Hot water takes too long; considering three options...

Discussion in 'Water Heater Forum, Tanks' started by chrispitude, Feb 2, 2013.

  1. chrispitude

    chrispitude New Member

    Messages:
    3
    Location:
    Allentown, PA
    Hi everyone,

    Yes, yet another "hot water takes too long" question... We used to live in a small split-level house with the hot water heater directly under the kitchen, and half a floor away from both bathrooms. Hot water was took a couple seconds in the kitchen, and a couple seconds longer in the bathrooms.

    A couple years ago, we built a 2-story house. I wanted to minimize the hot water delay to each fixture, so I went with a PEX manifold setup with dedicated 1/2" runs to each fixture. I hoped the smaller inner diameter would mean shorter wait times. Unfortunately, it still takes an irritatingly long time everywhere. The kitchen is the biggest PITA (and the most noticed by my wife), so that's what I'd like to fix.

    There's about 35' of 1/2" PEX between the hot water heater and the sink, all of it accessible along the unfinished basement ceiling. There is a power outlet in the base cabinet under the sink. The options I'm considering are:

    1. Insinkerator (or other) instant hot-water dispenser in the base cabinet under the sink

    My wife wants me to install an Insinkerator (or other) instant hot-water dispenser. I'm not a fan of that. Sure, near-boiling hot water is nice if you want a quick cup of tea, but it's too hot for washing hands or dishes. In my mind, this doesn't really solve the delay for the common uses. Plus, I read about these units leaking, and I'm not really looking to deal with leaks ruining the base cabinet. Oh yeah, we have a 2-year-old too, who will be able to reach the sink some day.

    2. Small point-of-use hot water heater mounted just under the kitchen floor

    Another option I'd considered is a small point-of-use water heater installed in the basement, mounted right underneath the kitchen floor. I could use Unistrut to make a nice sturdy ceiling mount for it. It would only have to supply enough water to keep the water hot until the water from the main heater mixed into the small tank sufficiently.

    3. Recirculation pump

    An option I've only recently thought of is installing a recirculation pump under the sink. I have an outlet down there, so it might be pretty straightforward. Perhaps if I do a good job insulating the kitchen supply pipe in the basement, the loss would be minimized.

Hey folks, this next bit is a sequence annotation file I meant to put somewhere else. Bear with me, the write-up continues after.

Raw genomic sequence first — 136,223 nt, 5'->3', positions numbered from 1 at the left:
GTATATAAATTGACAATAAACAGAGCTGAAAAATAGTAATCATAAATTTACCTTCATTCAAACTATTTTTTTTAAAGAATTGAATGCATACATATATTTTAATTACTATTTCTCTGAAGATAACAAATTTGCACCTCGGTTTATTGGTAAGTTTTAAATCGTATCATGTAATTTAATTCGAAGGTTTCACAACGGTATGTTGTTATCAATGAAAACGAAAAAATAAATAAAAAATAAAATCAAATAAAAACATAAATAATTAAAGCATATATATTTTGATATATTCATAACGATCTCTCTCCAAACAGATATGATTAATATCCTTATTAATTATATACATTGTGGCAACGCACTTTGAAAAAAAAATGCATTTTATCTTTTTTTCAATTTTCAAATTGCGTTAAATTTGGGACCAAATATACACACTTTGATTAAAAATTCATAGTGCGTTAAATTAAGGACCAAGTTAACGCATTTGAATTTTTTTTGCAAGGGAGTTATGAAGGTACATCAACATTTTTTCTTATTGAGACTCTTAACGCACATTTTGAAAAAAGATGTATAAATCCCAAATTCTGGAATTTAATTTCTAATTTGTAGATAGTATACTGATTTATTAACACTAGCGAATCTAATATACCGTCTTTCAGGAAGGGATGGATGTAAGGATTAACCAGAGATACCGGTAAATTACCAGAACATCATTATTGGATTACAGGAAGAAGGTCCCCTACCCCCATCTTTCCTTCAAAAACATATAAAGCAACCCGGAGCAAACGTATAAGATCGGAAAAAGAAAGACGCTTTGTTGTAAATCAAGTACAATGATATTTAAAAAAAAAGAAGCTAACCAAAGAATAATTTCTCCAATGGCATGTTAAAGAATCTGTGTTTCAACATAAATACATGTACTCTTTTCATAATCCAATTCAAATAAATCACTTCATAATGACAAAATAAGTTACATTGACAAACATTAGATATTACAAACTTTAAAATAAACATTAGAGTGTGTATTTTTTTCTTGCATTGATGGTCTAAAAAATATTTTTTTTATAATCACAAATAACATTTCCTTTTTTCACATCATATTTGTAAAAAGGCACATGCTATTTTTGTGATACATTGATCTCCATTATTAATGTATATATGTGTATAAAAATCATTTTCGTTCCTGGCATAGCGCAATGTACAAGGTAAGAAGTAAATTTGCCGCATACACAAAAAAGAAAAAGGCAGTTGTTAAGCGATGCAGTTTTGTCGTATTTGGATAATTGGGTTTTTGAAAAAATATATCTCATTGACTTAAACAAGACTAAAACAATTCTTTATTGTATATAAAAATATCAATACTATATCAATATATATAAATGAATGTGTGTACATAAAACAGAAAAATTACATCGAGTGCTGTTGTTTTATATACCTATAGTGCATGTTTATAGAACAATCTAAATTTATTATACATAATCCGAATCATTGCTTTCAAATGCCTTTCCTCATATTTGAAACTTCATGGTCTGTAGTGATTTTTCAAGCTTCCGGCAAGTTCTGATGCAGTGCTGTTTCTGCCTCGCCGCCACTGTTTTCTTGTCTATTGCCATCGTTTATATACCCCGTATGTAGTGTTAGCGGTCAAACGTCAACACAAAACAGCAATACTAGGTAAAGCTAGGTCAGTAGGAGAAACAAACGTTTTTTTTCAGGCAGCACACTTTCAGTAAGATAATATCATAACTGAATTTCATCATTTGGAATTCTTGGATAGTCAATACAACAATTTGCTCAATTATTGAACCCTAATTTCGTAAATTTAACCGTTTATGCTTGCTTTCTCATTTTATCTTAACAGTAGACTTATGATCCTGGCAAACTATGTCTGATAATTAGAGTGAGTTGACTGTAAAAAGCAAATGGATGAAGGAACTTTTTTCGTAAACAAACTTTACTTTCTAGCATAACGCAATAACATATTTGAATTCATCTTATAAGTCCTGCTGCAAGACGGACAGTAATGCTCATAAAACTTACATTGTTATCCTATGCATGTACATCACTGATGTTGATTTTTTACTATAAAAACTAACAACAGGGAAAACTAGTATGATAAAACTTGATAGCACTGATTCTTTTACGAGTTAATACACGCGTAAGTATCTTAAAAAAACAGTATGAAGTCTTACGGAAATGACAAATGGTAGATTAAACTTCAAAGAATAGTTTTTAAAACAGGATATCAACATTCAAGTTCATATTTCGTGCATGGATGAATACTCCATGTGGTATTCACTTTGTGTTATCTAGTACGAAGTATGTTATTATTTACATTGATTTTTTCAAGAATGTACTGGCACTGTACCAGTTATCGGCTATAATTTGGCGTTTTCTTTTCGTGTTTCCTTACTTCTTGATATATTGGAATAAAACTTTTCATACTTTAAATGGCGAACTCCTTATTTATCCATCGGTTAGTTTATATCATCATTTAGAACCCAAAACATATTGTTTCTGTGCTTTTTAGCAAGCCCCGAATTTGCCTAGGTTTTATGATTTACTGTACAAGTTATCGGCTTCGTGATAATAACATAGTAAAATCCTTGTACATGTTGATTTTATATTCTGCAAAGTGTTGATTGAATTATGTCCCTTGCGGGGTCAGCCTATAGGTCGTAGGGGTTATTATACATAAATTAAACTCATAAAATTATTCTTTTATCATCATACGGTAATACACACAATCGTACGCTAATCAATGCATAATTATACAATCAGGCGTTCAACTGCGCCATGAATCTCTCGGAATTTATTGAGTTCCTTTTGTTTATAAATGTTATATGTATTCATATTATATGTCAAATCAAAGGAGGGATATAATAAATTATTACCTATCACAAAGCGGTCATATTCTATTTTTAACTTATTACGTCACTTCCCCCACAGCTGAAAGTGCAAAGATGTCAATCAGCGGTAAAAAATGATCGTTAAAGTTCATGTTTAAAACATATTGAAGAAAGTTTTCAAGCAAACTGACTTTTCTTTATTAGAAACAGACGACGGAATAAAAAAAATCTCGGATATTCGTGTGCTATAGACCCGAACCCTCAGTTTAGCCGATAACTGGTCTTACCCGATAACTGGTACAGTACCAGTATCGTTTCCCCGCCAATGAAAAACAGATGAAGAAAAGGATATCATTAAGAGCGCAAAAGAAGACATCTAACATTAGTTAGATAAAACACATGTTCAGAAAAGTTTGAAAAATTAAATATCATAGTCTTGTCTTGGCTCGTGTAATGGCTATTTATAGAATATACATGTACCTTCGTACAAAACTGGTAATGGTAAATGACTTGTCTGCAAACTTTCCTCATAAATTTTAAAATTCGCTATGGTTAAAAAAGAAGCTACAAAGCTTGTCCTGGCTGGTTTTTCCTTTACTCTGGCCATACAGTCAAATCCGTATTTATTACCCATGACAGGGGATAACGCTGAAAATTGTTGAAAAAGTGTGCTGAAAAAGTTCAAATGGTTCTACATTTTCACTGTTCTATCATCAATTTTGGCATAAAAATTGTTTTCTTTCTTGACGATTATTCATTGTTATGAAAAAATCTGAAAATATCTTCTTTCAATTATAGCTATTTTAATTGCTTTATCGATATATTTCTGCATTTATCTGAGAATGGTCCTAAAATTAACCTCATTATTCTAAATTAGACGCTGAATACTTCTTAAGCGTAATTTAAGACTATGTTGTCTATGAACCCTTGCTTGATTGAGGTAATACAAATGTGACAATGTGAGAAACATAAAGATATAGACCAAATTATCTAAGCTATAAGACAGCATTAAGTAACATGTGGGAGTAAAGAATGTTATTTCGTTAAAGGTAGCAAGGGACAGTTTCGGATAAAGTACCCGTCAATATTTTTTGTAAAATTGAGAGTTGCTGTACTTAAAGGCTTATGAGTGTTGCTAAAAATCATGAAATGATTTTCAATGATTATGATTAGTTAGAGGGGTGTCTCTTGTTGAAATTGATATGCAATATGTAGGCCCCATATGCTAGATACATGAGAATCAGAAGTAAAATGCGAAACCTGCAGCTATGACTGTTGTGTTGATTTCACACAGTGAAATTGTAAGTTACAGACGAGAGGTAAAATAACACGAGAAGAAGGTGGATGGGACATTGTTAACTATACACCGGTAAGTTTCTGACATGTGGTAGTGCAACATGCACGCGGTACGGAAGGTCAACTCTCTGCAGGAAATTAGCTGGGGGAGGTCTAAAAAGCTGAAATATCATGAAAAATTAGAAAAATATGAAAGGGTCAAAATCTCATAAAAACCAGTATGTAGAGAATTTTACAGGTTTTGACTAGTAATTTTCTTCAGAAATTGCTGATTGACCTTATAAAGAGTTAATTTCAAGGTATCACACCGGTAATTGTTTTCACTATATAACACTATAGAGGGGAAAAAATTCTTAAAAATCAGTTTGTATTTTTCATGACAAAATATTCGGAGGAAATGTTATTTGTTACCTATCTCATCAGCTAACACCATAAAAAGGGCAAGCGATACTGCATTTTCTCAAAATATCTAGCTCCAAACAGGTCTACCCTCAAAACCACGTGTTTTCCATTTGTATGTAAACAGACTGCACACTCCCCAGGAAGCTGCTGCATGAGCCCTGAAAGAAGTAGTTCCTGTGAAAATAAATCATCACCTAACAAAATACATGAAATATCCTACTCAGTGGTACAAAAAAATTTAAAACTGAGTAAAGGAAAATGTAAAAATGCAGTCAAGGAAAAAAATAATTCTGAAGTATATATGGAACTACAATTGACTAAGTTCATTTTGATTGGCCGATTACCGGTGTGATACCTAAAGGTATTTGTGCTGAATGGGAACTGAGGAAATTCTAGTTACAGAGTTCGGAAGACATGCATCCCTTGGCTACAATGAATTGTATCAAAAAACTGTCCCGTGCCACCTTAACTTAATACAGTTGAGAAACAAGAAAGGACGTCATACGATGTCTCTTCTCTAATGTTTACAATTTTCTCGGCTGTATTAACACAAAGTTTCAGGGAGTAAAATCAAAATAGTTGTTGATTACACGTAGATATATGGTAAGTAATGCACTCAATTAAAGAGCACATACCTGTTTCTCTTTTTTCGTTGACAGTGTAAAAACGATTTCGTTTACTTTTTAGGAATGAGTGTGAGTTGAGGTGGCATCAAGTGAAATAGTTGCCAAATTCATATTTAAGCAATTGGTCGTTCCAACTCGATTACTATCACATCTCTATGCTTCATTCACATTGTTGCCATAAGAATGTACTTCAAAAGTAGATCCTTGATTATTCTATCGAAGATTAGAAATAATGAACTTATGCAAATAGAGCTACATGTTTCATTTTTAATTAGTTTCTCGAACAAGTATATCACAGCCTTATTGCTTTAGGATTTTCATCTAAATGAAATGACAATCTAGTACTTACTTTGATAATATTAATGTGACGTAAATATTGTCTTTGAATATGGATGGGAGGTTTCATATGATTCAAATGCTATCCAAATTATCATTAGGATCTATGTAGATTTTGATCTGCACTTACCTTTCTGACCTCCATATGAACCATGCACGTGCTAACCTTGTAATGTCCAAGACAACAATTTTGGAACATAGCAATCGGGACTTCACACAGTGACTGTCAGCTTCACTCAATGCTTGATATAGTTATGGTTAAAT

What are the relative efficiencies of #2 and #3? I'm leaning towards #3, with attention paid to the insulation on that home run. The water heater is an 80gal Whirlpool energy-smart water heater (3" insulation), although for a recirc pump, I think all that matters is the energy loss in the recirc loop and the resistance heat energy required to replace it.

    In retrospect, I really wish I'd installed a traditional supply trunk, designed from the beginning to have a single recirculation pump in the furthest fixture. Well, it's too late now - I have home runs in the walls and that's not getting changed.

    - Chris
    Last edited: Feb 2, 2013
  2. Terry

    Terry Administrator Staff Member

    Messages:
    14,818
    Location:
    Bothell, Washington
    190 degree water to a kitchen faucet would be a bit crazy.
    And the instant hot is only good for a few cups of hot water. It's not going to wash a sink full of dishes.

    The recirc makes the most sense. They make a remote system that will fit under the kitchen sink, or you can install one at the water heater.

    Putting a small remote water heater at the kitchen sink would mean running power there too. They also have relief lines that need to be drained. Way too much work, and most of those are just six gallons. Still pretty small for a kitchen.
  3. Hackneyplumbing

    Hackneyplumbing Homeowner

    Messages:
    66
    Location:
    Alabama
    He cant do a recirc system with his existing piping. He used a homerun system.